The costs associated with camper vans will often reflect those of an RV, though the most substantial of them can present themselves in the form of remodeling and converting. With the conversion market still relatively niche, you’ll need to buy or rent tools and services for both demolition and reconstruction. The larger your project, the higher your need for specialized design will be, potentially through a CAD software. Smaller conversions might be able to get away with simple additions versus custom plumbing, electrical, and appliance fittings.

An important thing to note, especially when you’re looking to minimize costs, is to be aware of the things that will lower the fuel consumption of your van or bus to increase its lifespan. By converting these types of vehicles, you need to be conscious of the weight you’re adding and its driveability. More weight and/or erratic driving will use more fuel and lower the lifetime of your vehicle.

When done right, van life can come with several advantages. It’s a great way to practice compact traveling and minimalist living. It can be a practical arrangement for those who work remotely and want to travel or for college kids who want to avoid room and board fees while moving around on their breaks. Vans are easy to equip with safety features for solo travelers and can accommodate pets on their adventures as well.



Whether you go the traditional route with a home or apartment or stray to a more alternative option like Airbnb hopping, renting can be a great fit or an expensive move.

Costs to consider – financial or otherwise – include:

  • Application fees ranging from $0 to thousands of dollars
  • Security deposit (usually equal to one month’s rent)
  • First month’s rent
  • Last month’s rent (potentially)
  • Credit check (possibly included in the application fee)
  • Background check
  • Proof of pay from an employer
  • Co-signer
  • References
  • Signing on for a full year (exception: Airbnb, long-stay hotels, short-term housing)
  • Renter’s insurance (landlords usually require a certain amount of coverage)

Additional costs could include water, heat, electricity, Wi-Fi, cable, phone, garbage removal, and snow removal, depending on what’s included in the rent, your needs, and how you can bundle certain expenses.

Renting can be a hit or a miss, especially if you’re staying in a complex where you’re more likely to be affected by other people’s noise and lifestyle. Top floor apartments will usually be more expensive than lower units depending on the view, accessibility, and how sound transfers between levels. What’s more, after the pandemic, rent freezes were dropped, and lease prices are now skyrocketing, which could add hundreds or even thousands of dollars if you re-sign to an unfixed agreement. In many places, people find themselves paying amounts comparable to mortgage rates and have to decide if it’s more worthwhile to settle in one space or have the ability to move around. Digital nomads who are hopping rentals and Airbnbs on a shorter basis will also have to absorb the costs of travel and vehicle wear.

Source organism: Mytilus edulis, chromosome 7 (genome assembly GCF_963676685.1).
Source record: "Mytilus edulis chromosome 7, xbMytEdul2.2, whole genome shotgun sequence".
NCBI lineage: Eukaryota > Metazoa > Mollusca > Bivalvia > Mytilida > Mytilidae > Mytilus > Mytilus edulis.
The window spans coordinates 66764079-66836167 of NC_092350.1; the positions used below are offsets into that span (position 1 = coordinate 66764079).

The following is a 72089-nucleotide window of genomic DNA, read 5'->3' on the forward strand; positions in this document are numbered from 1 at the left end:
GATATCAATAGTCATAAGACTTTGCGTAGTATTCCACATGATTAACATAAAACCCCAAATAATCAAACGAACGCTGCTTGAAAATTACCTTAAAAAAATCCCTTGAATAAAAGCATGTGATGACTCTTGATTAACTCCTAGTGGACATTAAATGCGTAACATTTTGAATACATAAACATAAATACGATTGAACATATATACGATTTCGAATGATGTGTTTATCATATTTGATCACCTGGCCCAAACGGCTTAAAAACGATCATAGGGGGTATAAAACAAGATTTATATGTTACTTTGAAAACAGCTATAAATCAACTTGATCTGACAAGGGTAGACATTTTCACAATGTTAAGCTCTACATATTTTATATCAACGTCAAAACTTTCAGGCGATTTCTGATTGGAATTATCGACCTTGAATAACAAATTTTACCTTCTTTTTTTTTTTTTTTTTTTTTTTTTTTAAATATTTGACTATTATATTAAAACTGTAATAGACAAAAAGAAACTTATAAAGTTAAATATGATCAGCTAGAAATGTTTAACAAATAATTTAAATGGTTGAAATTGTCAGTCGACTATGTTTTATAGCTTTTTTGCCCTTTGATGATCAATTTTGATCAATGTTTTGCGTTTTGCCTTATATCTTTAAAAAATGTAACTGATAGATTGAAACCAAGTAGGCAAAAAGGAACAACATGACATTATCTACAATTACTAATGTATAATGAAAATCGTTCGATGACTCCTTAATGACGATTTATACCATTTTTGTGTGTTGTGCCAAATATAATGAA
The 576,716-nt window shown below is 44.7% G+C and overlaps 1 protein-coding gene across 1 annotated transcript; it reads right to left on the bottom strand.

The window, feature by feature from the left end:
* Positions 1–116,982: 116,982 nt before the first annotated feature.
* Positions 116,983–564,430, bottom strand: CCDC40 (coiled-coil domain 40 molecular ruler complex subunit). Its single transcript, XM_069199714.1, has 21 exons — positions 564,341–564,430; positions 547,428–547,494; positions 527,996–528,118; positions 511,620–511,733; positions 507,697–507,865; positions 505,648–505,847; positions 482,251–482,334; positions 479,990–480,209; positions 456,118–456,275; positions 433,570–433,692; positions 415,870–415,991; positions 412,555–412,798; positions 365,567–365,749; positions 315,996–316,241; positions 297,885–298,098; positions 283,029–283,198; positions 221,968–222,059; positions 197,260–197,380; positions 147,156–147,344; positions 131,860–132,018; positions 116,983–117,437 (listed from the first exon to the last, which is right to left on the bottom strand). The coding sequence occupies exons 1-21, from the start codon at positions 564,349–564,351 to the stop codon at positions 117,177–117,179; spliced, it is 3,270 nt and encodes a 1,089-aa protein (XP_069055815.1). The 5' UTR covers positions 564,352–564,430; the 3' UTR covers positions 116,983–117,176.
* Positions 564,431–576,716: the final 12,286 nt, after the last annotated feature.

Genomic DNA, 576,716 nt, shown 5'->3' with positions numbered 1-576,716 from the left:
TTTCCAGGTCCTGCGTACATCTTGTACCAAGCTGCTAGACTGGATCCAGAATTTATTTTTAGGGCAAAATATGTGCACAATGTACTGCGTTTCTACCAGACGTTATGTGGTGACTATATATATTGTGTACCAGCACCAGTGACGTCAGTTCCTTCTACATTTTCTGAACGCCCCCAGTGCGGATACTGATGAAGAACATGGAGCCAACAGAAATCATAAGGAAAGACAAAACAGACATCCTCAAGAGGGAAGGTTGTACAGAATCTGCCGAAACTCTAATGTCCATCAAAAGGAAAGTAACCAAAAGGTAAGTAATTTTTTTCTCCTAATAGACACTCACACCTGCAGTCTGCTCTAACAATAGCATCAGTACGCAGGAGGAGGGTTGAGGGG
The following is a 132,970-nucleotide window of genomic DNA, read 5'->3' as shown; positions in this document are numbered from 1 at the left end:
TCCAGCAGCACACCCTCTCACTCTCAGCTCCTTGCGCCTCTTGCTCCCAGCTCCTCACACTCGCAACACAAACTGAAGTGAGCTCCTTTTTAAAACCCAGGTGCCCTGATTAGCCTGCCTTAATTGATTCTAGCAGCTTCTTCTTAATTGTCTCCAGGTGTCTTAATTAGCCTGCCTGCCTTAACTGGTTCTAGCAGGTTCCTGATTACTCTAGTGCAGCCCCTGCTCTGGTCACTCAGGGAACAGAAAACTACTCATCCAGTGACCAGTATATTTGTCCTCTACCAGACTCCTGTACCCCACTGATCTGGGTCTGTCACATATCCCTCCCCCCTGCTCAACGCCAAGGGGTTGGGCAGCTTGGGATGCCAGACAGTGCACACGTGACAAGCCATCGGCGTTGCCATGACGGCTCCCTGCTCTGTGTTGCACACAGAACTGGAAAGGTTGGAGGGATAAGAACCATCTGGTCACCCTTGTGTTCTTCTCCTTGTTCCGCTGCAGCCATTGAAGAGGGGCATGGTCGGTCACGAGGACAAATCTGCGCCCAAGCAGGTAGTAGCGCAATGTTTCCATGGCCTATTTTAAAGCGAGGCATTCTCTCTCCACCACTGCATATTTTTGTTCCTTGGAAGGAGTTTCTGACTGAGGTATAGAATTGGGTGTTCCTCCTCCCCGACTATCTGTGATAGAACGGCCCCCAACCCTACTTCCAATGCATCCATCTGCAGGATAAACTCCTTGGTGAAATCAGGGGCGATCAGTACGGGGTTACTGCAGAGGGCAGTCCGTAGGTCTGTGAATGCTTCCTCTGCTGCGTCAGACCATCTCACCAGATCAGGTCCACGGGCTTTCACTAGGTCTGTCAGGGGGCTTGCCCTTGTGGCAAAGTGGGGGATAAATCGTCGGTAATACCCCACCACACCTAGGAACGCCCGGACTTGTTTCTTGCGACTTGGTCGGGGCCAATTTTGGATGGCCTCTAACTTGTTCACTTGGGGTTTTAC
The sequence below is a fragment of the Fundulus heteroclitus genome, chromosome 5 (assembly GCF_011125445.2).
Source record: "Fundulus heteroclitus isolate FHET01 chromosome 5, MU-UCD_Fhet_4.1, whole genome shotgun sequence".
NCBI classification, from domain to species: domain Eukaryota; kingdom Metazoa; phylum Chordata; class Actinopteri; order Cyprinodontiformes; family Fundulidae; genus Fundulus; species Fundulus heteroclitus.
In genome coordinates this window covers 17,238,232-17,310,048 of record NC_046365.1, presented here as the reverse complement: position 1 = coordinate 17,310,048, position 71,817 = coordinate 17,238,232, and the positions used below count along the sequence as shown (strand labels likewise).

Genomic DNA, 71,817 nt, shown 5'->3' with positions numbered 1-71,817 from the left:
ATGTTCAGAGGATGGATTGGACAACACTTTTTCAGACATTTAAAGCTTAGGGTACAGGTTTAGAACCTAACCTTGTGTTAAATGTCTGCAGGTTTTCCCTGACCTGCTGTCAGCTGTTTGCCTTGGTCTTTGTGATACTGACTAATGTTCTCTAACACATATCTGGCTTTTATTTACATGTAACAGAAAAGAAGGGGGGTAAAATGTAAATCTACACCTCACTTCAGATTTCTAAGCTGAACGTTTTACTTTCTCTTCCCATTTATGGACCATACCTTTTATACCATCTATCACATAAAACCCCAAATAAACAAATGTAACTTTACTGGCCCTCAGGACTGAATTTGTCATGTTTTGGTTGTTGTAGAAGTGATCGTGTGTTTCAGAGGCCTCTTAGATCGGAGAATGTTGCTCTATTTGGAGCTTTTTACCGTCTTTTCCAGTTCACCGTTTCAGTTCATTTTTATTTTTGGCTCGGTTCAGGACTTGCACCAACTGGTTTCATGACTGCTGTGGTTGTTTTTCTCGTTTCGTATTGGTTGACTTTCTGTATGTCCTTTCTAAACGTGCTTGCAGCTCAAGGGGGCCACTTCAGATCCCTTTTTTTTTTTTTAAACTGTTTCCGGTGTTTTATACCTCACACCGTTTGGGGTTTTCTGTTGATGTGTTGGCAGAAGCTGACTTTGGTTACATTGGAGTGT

The advantages of renting aren’t to be overlooked, though. If you keep your space in proper condition according to your lease, you’re likely to receive your security deposit back in full when you move out. Landlords are often flexible to contract lengths after you’ve stayed for a year, sometimes allowing for half-year or month-to-month signings (these might cost more in rent). There is certainly greater flexibility here as opposed to homeownership, and the added costs are things you’re likely to find with any living situation. Leaks, breaks, and repairs are the responsibility of the property manager, saving you the time and money needed for tools and servicing. What’s more, Airbnb hoppers can get their travel fill while still having spaces to spread out and ground themselves where they are at.

The Bottom Line

Whichever lifestyle you choose, it’s important to do what’s best for you and your financial future. Some ditch traditional housing to save money, while others have found that alternative housing tends to create just as much of an expense. It’ll be up to you to live within your means, balance short-term and long-term costs, and exist safely to truly enjoy the fruits of your labor!